Debate workshops at the European Youth Event

Debate workshops at the European Youth Event

A debate workshop on youth voting age was held during EYE Varaždin, where over 600 young people from Europe and Asia met to discuss key youth issues.

The Croatian city of Varaždin was the host European Youth Event (EYE) from 25 to 26 November this year. Young people from Europe and Asia arrived at EYE to learn from each other, sharing their stories and networking with decision-makers, activists, and experts across Europe. The event welcomed over 600 participants and featured 40 activities, panels, workshops, performances, concerts, and exhibitions in three main theme groups covering politics, culture, and free time. The participants had a busy and very productive weekend, from self-defence class, vogueing workshops and recycling workshops to social gatherings and cultural events. Some of the most exciting activities were the panels, with topics ranging from effective housing policies for young people to the challenges of ensuring an European future for the youth.

European parliamentary elections coming up in 2024 and the European Year of Youth were centre stage at a panel consisting of young activists and European parliament members. Trainers from Croatian Debate Society, one of IDEA's member organisations, took centre stage while leading a youth vote and participation workshop. Held under the banner of "Ta Politika! Vote at 16 - Debate it now!", they used debate methodology and experience as youth trainers to discuss whether we should lower the voting age to 16. The attendees explored various arguments, including that younger people being more informed and open to change will help with the voting turnout, increasing the motivation of young people and developing their democratic culture. As challenges to the proposition, participants noted how young people sometimes don't have sufficient knowledge of politics and political history (especially first-hand), and their immaturity can make them easy targets for political manipulation.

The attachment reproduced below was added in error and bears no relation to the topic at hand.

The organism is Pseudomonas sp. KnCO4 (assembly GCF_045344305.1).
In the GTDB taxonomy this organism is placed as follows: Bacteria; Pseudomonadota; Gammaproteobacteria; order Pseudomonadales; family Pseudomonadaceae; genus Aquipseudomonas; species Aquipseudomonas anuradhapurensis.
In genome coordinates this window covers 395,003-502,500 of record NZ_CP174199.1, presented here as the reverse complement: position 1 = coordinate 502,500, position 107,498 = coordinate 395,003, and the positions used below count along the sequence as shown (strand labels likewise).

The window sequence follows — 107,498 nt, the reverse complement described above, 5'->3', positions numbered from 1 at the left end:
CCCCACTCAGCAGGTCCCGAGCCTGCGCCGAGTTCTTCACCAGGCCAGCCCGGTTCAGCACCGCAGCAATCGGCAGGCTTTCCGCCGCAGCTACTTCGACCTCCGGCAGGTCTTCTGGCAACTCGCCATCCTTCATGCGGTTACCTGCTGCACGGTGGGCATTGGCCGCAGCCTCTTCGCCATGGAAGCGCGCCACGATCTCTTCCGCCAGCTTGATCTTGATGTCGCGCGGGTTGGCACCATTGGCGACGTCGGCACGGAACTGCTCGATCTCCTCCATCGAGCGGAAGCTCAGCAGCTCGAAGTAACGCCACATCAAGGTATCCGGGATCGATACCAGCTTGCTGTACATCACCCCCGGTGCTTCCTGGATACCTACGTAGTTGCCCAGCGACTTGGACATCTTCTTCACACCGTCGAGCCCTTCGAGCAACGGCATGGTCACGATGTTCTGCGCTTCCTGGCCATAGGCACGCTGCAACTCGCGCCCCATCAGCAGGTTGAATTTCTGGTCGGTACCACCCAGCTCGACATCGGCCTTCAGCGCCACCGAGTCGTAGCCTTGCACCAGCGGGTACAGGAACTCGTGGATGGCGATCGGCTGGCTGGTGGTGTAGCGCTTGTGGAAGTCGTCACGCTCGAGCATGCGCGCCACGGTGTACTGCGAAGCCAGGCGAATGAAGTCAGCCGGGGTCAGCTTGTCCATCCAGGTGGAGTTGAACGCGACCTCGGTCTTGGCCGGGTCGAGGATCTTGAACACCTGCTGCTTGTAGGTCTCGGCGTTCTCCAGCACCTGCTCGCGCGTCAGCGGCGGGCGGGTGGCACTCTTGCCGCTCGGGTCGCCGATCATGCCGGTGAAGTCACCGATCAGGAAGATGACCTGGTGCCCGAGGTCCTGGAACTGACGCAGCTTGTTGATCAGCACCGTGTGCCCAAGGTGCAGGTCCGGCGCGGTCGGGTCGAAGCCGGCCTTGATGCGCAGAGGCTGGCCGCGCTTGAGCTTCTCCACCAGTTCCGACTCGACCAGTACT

It was inspiring to see many former volunteers in debate organisations and debate alums take centre stage as panellists, facilitators and activists. A Member of the European Parliament Karlo Ressler (EPP), a Croatian Debate Society alumnus, used the opportunity to talk about his experience in the organisation's secondary-level debate programme and the effect debate had on his knowledge and interest in politics, as well as how important and productive it is for young people to participate in debate activities in general.

This event served as a motivating conclusion to the European Year of Youth, during which IDEA and our partners continued our youth engagement and empowerment efforts.

If you are interested in learning more about the arguments most commonly used to propose or oppose lowering the voting age, chrack out our Debatabase article "This House would lower the voting age to 16".

Finally, we would like to thank Marta Keča and Branimira Penić from Croatian Debate Society for delivering the training and reporting on the event. 


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